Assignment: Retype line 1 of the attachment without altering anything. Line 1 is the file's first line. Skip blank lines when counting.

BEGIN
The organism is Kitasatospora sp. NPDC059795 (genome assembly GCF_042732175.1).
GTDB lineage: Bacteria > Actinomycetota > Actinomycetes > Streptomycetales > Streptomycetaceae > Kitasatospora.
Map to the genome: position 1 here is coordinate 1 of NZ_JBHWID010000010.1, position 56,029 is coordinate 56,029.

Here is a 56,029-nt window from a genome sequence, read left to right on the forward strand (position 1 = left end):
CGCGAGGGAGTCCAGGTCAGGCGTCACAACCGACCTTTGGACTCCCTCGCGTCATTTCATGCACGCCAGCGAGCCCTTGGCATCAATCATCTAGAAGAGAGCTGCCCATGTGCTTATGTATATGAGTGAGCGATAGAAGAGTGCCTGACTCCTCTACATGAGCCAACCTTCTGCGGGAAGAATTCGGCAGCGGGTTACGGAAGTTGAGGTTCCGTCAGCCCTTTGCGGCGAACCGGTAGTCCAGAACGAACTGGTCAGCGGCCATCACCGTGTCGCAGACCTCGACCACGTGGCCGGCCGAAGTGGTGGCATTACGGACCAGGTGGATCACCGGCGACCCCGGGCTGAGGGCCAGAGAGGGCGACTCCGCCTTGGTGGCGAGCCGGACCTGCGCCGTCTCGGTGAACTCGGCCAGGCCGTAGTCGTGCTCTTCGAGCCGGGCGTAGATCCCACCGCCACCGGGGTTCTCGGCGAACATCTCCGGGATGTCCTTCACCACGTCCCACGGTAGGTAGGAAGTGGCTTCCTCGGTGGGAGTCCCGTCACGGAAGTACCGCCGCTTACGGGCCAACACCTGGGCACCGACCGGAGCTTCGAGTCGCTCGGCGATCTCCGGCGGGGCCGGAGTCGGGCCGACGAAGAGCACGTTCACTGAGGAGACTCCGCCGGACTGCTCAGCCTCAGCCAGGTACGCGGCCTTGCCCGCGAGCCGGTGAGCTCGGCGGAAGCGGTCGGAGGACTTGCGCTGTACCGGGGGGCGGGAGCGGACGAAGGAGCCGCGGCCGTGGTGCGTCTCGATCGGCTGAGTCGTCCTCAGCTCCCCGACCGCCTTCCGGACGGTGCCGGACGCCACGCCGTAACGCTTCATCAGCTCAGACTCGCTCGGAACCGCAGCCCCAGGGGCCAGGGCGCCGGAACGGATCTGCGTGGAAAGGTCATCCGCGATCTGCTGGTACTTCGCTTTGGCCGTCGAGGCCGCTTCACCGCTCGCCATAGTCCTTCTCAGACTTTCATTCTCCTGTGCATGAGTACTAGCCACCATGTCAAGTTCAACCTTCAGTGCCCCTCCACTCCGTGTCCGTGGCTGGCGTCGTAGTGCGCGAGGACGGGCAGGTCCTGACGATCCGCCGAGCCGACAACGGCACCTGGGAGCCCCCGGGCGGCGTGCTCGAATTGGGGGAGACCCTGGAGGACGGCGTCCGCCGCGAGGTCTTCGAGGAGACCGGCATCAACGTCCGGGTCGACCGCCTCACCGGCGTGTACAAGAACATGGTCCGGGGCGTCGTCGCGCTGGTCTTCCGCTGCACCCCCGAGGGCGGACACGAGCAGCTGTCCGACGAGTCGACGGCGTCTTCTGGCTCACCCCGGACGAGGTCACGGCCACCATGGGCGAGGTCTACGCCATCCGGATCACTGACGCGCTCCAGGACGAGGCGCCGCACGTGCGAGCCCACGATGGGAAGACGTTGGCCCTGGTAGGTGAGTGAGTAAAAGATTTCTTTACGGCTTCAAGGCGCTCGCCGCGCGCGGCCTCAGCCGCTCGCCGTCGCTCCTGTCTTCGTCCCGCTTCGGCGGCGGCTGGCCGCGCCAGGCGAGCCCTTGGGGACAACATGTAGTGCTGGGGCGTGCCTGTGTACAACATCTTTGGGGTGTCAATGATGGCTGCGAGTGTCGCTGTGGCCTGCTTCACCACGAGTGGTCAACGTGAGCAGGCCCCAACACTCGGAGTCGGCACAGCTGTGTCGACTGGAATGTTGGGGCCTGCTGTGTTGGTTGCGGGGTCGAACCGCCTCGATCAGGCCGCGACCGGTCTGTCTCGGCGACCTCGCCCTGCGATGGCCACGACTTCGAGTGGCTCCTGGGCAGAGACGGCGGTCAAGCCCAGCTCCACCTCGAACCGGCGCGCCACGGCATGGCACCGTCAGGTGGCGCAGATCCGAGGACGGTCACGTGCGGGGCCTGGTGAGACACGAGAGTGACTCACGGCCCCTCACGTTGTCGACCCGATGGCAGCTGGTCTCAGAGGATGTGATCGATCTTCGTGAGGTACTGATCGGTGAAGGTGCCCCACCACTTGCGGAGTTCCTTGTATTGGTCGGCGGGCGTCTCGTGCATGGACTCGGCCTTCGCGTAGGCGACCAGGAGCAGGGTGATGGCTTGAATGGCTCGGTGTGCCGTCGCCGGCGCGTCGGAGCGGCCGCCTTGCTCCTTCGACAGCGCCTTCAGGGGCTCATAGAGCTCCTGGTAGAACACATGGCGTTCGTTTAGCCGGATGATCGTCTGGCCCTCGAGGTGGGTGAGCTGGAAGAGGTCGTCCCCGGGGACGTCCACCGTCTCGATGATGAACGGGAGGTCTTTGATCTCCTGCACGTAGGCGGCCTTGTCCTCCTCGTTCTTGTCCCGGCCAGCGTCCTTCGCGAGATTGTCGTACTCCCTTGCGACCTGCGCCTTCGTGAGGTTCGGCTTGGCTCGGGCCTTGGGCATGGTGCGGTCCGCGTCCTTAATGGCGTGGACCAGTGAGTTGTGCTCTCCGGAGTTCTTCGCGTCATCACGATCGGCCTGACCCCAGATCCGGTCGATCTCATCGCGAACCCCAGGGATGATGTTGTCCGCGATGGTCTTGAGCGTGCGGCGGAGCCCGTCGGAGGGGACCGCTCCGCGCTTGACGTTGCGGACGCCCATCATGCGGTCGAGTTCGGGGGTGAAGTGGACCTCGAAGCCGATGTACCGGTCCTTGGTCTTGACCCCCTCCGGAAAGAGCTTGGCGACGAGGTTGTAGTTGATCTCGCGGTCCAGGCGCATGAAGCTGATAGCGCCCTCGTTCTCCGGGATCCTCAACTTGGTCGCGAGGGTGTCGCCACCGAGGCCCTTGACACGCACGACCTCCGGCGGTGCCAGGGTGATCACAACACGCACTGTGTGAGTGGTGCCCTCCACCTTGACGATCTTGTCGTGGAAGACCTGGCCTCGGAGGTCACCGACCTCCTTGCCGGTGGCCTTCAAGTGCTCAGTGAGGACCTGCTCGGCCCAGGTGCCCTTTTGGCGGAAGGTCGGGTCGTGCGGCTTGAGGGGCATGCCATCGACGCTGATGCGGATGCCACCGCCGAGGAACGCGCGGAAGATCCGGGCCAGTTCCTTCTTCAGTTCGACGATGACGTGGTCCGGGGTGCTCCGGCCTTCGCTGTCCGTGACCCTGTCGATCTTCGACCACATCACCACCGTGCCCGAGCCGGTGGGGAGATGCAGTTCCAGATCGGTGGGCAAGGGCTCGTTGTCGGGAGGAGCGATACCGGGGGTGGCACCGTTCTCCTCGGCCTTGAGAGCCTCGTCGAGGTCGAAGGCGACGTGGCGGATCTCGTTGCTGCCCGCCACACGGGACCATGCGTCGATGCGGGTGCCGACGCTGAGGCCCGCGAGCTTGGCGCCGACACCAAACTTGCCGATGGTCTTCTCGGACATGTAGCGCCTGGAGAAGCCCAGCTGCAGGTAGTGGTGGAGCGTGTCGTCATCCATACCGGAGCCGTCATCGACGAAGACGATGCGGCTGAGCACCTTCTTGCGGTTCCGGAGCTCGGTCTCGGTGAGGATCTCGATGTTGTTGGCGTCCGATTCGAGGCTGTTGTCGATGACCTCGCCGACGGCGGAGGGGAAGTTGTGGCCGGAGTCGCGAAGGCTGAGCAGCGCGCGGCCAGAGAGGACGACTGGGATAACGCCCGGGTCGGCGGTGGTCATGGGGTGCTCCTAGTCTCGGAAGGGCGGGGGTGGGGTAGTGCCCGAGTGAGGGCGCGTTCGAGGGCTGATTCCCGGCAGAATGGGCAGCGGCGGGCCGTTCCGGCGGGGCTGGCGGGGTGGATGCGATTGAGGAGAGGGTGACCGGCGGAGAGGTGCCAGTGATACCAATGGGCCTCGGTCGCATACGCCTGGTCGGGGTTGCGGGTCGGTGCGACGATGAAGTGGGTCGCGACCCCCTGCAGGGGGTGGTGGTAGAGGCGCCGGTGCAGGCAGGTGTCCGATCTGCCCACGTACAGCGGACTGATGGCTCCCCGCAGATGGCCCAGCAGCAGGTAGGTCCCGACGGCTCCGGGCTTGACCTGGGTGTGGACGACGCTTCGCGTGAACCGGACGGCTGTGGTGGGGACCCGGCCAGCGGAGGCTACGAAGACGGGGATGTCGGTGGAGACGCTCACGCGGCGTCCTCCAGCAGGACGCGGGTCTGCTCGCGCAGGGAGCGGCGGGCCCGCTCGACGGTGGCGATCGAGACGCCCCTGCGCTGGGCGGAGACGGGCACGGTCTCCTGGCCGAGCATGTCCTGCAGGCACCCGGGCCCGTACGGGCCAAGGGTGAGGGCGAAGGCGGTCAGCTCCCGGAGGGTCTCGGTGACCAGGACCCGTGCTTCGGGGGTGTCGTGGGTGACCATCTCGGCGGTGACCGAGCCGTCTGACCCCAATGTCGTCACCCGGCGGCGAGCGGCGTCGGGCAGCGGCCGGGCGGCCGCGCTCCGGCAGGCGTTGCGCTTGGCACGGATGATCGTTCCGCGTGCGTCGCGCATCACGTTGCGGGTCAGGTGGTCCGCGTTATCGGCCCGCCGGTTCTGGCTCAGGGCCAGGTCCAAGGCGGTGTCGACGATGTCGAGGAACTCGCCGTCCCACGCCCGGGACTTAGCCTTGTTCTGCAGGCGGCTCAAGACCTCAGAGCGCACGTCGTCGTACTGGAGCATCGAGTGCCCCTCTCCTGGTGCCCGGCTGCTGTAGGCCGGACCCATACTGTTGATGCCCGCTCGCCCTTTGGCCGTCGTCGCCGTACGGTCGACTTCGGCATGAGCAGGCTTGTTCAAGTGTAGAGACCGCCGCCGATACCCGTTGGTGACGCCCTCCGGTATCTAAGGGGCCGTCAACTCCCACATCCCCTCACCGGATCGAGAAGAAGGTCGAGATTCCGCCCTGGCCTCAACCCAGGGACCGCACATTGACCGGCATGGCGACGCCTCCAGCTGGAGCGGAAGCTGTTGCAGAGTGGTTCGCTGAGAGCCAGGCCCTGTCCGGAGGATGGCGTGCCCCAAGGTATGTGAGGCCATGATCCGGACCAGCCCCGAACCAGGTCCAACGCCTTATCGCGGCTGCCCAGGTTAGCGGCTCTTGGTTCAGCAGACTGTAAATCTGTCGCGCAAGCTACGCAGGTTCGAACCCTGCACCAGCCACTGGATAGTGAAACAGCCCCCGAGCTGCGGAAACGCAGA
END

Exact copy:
The organism is Kitasatospora sp. NPDC059795 (genome assembly GCF_042732175.1).